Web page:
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Genetic structure of Schstosoma mansoni in western Kenya: the effects of geography and host sharing.
|Title||Genetic structure of Schstosoma mansoni in western Kenya: the effects of geography and host sharing.|
|Publication Type||Journal Article|
|Year of Publication||2009|
|Authors||Steinauer ML, Hanelt B, Agola LE, Mkoji GM, Loker ES|
|Journal||International journal for parasitology|
|Date Published||2009 Oct|
|Keywords||Animals, Female, Fresh Water, Genetic Markers, Host-Parasite Interactions, Humans, Kenya, Male, Microsatellite Repeats, Schistosoma mansoni, Schistosomiasis mansoni, Snails, Virulence|
We examined the spatial structure of Schistosoma mansoni, a parasite of humans, from natural infections at two levels: across the Lake Victoria basin of Kenya and among snail hosts. Using 20 microsatellite markers we examined geographic patterns of relatedness and population structure of cercariae and found weak, but significant structure detected by some, but not all analyses. We hypothesise structure created by aggregations of clonal individuals or adherence of hosts to local transmission sites is eroded by high amounts of gene flow in the region. This finding also supports previous hypotheses concerning the evolution of drug resistance in the region. Intrasnail dynamics were investigated in the context of aggregation and kin selection theory to determine how relatedness and also sex influence host sharing and host exploitation. Cercarial production did not differ significantly between snails with one or two genotypes suggesting that mixed infections resulted in decreased individual fitness and provides a framework for reproductive competition. Coinfection patterns in snails were independent of parasite relatedness indicating that schistosomes were not aggregated according to their relatedness and that kin selection was not influencing host sharing. Additionally, host exploitation in coinfections (measured by cercarial production) was not negatively correlated with relatedness, as predicted by classical models due to increased competition and thus exploitation when parasites are unrelated. Because of the low levels of relatedness within the population, schistosomes may rarely encounter close relatives and kin selection mechanisms that influence the distribution of individuals within snails or the virulence mode of the parasites may simply have not evolved.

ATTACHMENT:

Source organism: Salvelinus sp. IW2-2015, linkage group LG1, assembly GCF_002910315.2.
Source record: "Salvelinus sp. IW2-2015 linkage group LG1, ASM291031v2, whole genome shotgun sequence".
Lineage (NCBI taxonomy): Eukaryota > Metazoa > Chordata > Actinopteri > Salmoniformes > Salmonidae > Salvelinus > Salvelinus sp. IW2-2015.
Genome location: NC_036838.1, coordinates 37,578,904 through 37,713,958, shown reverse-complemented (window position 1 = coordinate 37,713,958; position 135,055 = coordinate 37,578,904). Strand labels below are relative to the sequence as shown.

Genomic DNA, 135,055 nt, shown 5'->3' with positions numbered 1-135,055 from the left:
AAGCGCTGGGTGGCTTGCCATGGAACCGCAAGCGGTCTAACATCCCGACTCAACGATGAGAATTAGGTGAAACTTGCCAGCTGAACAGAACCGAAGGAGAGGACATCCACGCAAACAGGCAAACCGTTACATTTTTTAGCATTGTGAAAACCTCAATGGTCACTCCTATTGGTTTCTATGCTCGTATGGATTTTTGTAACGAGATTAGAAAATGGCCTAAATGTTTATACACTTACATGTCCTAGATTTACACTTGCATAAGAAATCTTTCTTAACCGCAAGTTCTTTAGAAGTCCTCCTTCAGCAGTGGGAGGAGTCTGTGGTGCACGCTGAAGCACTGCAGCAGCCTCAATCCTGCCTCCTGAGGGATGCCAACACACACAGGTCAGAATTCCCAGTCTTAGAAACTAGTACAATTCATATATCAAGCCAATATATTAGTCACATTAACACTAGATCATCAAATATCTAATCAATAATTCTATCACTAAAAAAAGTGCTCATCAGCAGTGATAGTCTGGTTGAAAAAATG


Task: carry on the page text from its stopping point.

|Alternate Journal||Int. J. Parasitol.|